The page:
Sugarbook’s Darren Chan: Crook Or Maverick Entrepreneur?

Sugarbook’s Darren Chan’s fall from grace has been swift. (Image by The ASEAN Post)

With nearly 74 police reports lodged and a chorus of criticisms from civil society groups and Malaysians over safety conditions and the promotion of immoral acts, controversial online dating platform Sugarbook was blocked by the Malaysian Communication and Multimedia Ministry (MCMC). Its founder, 34-year-old entrepreneur Darren Chan, was soon arrested.

Fadzil Ahmat, Senior Assistant Commissioner in the Criminal Investigations Department of Selangor, Malaysia’s richest industrial hub state, confirmed the arrest was for breaches involving public mischief, exploitation, and soliciting prostitution, as well as improper use of network facilities. These alleged offences could lead to a penalty of up to 15 years in jail with a fine and whipping.

The uproar started as a result of a PR stunt in a survey gone wrong that was conducted by Sugarbook which contained unverified statistics claiming there were close to 300,000 Malaysian “sugar babies” consisting of mainly female university students in their 20s, who are in materially beneficial relationships with older men. 

Aside from including regional sustainable city developer Sunway’s education arm at the top of the list, which resulted in a strong statement from Sunway University condemning it and informing parents and society at large that their university is a safe ground for educational purposes – the list also included Malaysia’s decades-old beacon of bumiputra education policy – University Teknologi MARA (UiTM). The latter is an institution that is viewed as sacred to the Malay right agenda; permitting the enrolment of Malaysians of Malay ethnicity only.

What began as a marketing gimmick to capture its target audience and to promote its modus operandi – Sugarbook matches "sugar daddies" to "sugar babies," or older and generally more well-off men to young women in what is largely seen as a financial arrangement – has backfired as a failed and costly PR stunt.

the rise and fall of sugarbook
Source: Various

Constitutional Rights & Civil Liberties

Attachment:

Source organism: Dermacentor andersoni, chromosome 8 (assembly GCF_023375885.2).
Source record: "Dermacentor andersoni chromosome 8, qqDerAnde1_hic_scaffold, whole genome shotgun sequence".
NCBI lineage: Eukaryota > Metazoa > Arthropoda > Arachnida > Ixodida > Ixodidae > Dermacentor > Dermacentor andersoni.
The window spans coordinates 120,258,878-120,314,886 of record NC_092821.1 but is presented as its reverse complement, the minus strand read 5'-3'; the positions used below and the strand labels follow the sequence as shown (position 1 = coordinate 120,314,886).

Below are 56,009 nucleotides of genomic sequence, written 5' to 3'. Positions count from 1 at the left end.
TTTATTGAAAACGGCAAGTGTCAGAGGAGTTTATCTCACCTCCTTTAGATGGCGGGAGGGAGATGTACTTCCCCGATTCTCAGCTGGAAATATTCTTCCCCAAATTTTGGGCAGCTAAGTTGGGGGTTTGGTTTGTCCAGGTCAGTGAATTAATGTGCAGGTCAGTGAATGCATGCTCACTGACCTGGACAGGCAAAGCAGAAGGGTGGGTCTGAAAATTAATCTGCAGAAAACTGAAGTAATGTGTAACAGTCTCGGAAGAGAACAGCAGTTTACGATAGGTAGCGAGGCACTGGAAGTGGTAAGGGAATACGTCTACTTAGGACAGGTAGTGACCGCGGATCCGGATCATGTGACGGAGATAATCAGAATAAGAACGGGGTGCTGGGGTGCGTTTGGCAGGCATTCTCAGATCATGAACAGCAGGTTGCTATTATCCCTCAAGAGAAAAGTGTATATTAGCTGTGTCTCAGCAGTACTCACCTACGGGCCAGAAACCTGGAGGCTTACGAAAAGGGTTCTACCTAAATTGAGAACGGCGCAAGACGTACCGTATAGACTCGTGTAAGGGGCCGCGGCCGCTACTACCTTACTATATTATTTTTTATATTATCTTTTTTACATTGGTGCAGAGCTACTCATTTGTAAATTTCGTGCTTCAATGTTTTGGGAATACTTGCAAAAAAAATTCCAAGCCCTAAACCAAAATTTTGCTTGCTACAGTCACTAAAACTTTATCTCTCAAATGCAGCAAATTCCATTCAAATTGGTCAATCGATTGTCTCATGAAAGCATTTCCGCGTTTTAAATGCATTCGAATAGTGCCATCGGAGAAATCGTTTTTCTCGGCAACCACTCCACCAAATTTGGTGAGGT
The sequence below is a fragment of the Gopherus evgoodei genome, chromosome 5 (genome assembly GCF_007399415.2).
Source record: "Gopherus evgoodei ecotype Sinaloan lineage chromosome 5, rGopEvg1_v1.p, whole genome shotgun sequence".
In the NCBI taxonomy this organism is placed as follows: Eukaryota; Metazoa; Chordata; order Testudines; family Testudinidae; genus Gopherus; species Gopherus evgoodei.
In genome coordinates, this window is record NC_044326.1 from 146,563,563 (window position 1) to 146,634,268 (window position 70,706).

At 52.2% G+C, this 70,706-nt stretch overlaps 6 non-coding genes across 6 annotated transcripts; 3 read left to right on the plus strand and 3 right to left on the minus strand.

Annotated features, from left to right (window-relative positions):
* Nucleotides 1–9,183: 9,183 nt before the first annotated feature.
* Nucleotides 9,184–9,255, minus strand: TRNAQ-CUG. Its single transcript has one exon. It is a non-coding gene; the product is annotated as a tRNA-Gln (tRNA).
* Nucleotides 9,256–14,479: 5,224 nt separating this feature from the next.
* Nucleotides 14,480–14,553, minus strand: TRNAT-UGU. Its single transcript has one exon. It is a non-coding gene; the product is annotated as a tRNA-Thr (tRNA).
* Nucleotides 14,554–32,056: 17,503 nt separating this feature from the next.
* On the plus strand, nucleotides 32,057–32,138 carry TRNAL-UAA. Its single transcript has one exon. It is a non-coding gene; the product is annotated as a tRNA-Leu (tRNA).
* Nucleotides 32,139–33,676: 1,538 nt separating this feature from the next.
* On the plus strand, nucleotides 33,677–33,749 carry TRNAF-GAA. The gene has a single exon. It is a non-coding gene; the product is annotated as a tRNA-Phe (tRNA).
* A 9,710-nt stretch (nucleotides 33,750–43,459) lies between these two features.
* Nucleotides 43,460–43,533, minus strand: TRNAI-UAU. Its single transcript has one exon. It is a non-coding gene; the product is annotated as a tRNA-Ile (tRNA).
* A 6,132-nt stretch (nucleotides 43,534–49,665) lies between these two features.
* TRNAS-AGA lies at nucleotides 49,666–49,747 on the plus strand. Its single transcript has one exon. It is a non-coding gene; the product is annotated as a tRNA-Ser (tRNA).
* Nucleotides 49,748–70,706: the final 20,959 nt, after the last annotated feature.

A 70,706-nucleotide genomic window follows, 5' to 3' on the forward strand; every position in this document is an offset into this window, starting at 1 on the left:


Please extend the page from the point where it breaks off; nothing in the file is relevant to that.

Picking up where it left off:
From a civil rights and liberal society perspective, where one is free to do as he or she wishes as part of the Universal Declarations of Human Rights, Sugarbook could be said to have done no harm. 

At some point, this narrative was being championed by Sugarbook, only to be shot down with the blocking of the platform and its website by the MCMC. To circumvent the network takedown, the platform decided to host its IP elsewhere and provide Malaysians with unfettered access to the platform. This irritated local authorities which then led to the immediate arrest of Chan at a condominium in Kuala Lumpur. He was then brought before the Shah Alam Court in the capital city of Selangor.

Although conceding that this “fruitful” entrepreneurial jockey had come to an end, reports have cited his adamance and desire to continue; stating that the company, domiciled in Cyprus – a questionable move for any start-up located in ASEAN – will ensure services are not disrupted in Singapore, Hong Kong, Thailand, and the United States (US). 

Data on Sugarbook’s actual userbase and audience size is still unverifiable. 

The Morality Standpoint

ASEAN is home to a diverse, multi-cultural and multi-ethnic society with strong values and belief systems. Promoting an irresponsible way of life via a platform that is capable of enabling both, predators and sex traffickers to exploit it, whilst also contributing to other social ills is something that is wholly unacceptable and frowned on openly in this part of the world. 

This case perhaps may be viewed differently in the liberal Americas or the Nordic region where Sugarbook would have fared better, given the perception that Western society is driven and entitled to their fundamental rights.